Re: File I/O benchmark help (conduit, io-streams and Handle)
Simon Marlow <marlowsd <at> gmail.com>
2013-03-08 10:36:11 GMT
1GB/s for copying a file is reasonable - it's around half the memory
bandwidth, so copying the data twice would give that result (assuming no
actual I/O is taking place, which is what you want because actual I/O
will swamp any differences at the software level).
The Handle overhead should be negligible if you're only using
hGetBufSome and hPutBuf, because those functions basically just call
read() and write() when the amount of data is larger than the buffer size.
There's clearly something suspicious going on here, unfortunately I
don't have time right now to investigate, but I'll keep an eye on the
On 08/03/13 08:36, Gregory Collins wrote:
> +Simon Marlow
> A couple of comments:
> * maybe we shouldn't back the file by a Handle. io-streams does this
> by default out of the box; I had a posix file interface for unix
> (guarded by CPP) for a while but decided to ditch it for simplicity.
> If your results are correct, given how slow going by Handle seems to
> be I may revisit this, I figured it would be "good enough".
> * io-streams turns Handle buffering off in withFileAsOutput. So the
> difference shouldn't be as a result of buffering. Simon: is this an
> expected result? I presume you did some Handle debugging?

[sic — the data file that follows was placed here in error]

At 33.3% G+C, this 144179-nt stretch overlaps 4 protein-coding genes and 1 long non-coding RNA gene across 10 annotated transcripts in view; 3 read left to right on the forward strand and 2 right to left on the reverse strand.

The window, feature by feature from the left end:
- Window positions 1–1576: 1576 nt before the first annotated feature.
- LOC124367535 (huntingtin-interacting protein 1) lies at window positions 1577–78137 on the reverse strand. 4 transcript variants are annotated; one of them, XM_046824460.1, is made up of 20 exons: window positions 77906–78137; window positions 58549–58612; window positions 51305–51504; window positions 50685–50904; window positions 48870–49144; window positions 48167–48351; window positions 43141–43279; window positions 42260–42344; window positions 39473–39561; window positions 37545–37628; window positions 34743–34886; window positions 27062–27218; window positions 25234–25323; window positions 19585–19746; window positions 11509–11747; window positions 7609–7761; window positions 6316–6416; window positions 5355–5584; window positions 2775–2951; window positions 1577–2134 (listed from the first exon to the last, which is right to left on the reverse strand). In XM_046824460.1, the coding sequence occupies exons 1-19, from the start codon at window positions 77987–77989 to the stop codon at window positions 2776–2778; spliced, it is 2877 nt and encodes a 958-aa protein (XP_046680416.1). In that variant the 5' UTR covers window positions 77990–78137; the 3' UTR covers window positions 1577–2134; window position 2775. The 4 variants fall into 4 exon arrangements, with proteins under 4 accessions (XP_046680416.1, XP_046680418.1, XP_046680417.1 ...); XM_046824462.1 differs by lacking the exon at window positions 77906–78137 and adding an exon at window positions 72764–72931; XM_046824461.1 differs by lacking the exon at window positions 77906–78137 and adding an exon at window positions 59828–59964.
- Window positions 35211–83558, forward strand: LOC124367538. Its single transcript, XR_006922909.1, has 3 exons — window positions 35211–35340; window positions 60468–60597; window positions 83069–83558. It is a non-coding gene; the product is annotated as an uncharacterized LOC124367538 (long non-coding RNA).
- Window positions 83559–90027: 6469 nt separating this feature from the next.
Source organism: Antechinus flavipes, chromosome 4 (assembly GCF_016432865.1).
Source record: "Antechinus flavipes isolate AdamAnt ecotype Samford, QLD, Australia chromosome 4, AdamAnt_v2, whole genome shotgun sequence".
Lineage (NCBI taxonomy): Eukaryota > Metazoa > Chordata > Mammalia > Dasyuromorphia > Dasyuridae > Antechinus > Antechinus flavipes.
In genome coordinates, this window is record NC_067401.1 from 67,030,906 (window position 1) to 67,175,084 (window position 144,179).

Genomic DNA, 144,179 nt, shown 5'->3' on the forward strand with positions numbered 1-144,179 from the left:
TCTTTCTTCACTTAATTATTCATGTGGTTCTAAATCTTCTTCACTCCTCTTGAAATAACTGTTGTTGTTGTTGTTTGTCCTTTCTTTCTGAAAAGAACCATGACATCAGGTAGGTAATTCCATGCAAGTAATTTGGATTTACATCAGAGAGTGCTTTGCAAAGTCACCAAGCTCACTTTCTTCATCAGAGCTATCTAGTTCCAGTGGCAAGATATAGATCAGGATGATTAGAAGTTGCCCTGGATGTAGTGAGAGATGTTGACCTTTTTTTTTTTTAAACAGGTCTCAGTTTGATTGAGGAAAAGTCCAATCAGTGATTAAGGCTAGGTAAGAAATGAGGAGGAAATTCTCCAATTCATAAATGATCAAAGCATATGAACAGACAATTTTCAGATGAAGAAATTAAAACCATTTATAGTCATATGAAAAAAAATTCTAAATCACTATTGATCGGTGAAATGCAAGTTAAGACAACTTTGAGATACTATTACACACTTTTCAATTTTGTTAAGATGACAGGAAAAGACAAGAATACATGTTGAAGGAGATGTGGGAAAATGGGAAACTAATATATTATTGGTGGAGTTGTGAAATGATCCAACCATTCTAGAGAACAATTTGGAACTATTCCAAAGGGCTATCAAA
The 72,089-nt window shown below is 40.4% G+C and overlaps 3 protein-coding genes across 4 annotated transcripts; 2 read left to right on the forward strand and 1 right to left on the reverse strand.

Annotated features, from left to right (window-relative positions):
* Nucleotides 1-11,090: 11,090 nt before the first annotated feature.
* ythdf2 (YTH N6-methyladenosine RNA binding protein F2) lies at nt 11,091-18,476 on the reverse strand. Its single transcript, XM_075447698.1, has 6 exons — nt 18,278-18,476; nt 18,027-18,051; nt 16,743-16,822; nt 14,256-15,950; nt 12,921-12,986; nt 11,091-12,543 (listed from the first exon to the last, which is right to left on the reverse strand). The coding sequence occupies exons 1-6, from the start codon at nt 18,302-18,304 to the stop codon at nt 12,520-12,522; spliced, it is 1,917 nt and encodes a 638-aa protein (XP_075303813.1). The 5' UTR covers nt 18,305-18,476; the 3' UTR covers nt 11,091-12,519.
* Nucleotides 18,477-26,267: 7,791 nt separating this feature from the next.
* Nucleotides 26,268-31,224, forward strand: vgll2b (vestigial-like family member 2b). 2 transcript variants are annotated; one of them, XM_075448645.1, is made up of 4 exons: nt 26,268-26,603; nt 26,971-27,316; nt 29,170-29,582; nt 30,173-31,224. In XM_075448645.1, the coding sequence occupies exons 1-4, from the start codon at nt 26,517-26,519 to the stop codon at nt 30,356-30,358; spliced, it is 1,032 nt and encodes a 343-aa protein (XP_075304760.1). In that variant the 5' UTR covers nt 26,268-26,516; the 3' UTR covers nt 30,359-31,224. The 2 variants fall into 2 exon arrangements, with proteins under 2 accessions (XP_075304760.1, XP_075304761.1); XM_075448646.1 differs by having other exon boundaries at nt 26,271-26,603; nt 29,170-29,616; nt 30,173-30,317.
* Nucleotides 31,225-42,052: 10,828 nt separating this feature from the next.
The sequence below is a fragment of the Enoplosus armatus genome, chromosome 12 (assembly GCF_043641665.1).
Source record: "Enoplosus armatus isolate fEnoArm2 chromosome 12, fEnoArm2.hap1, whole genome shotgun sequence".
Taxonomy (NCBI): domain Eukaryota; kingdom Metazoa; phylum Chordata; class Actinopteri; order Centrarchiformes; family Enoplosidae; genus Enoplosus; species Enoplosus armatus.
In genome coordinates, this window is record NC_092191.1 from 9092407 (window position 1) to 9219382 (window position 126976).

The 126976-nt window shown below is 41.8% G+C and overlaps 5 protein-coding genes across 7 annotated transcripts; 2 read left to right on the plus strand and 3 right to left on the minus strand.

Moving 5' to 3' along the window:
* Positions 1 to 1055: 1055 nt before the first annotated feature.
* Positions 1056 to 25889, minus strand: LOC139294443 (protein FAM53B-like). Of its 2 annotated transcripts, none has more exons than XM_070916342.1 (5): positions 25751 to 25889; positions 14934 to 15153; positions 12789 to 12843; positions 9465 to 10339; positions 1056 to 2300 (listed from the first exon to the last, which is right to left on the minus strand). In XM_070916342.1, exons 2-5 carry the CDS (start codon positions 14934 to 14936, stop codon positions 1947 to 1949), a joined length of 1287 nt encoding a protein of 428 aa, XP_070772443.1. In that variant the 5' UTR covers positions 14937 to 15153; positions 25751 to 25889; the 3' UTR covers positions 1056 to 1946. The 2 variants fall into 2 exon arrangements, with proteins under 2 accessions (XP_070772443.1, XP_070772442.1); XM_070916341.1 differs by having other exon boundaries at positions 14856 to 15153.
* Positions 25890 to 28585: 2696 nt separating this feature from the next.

> * the IO manager should not have any bearing here because file code
> doesn't actually ever use it (epoll() doesn't work for files)
> * does the difference persist when the file size gets bigger?
> * your file descriptor code doesn't handle EINTR properly, although
> you said you checked that the file copy is being done?
> * Copying a 1MB file in 1ms gives a throughput of ~1GB/s. The other
> methods have a more believable ~70MB/s throughput.
> On Fri, Mar 8, 2013 at 7:30 AM, Michael Snoyman <michael <at> snoyman.com
> <mailto:michael <at> snoyman.com>> wrote:
> Hi all,
> I'm turning to the community for some help understanding some
> benchmark results. I was curious to see how the new io-streams
> would work with conduit, as it looks like a far saner low-level
> approach than Handles. In fact, the API is so simple that the entire
> wrapper is just a few lines of code.
> I then added in some basic file copy benchmarks, comparing
> conduit+Handle (with ResourceT or bracket), conduit+io-streams,
> straight io-streams, and lazy I/O. All approaches fell into the same
> ballpark, with conduit+bracket and conduit+io-streams taking a
> slight lead. (I haven't analyzed that enough to know if it means
> anything, however.)
> Then I decided to pull up the NoHandle code I wrote a while ago for
> conduit. This code was written initially for Windows only, to work
> around the fact that System.IO.openFile does some file locking. To
> avoid using Handles, I wrote a simple FFI wrapper exposing open,
> read, and close system calls, ported it to POSIX, and hid it behind
> a Cabal flag. Out of curiosity, I decided to expose it and include
> it in the benchmark.
> The results are extreme. I've confirmed multiple times that the copy
> algorithm is in fact copying the file, so I don't think the test
> itself is cheating somehow. But I don't know how to explain the
> massive gap. I've run this on two different systems. The results you
> see linked are from my local machine. On an EC2 instance, the gap
> was a bit smaller, but the NoHandle code was still 75% faster than
> the others.
> My initial guess is that I'm not properly tying into the IO manager,
> but I wanted to see if the community had any thoughts. The relevant
> pieces of code are .
>  http://static.snoyman.com/streams.html
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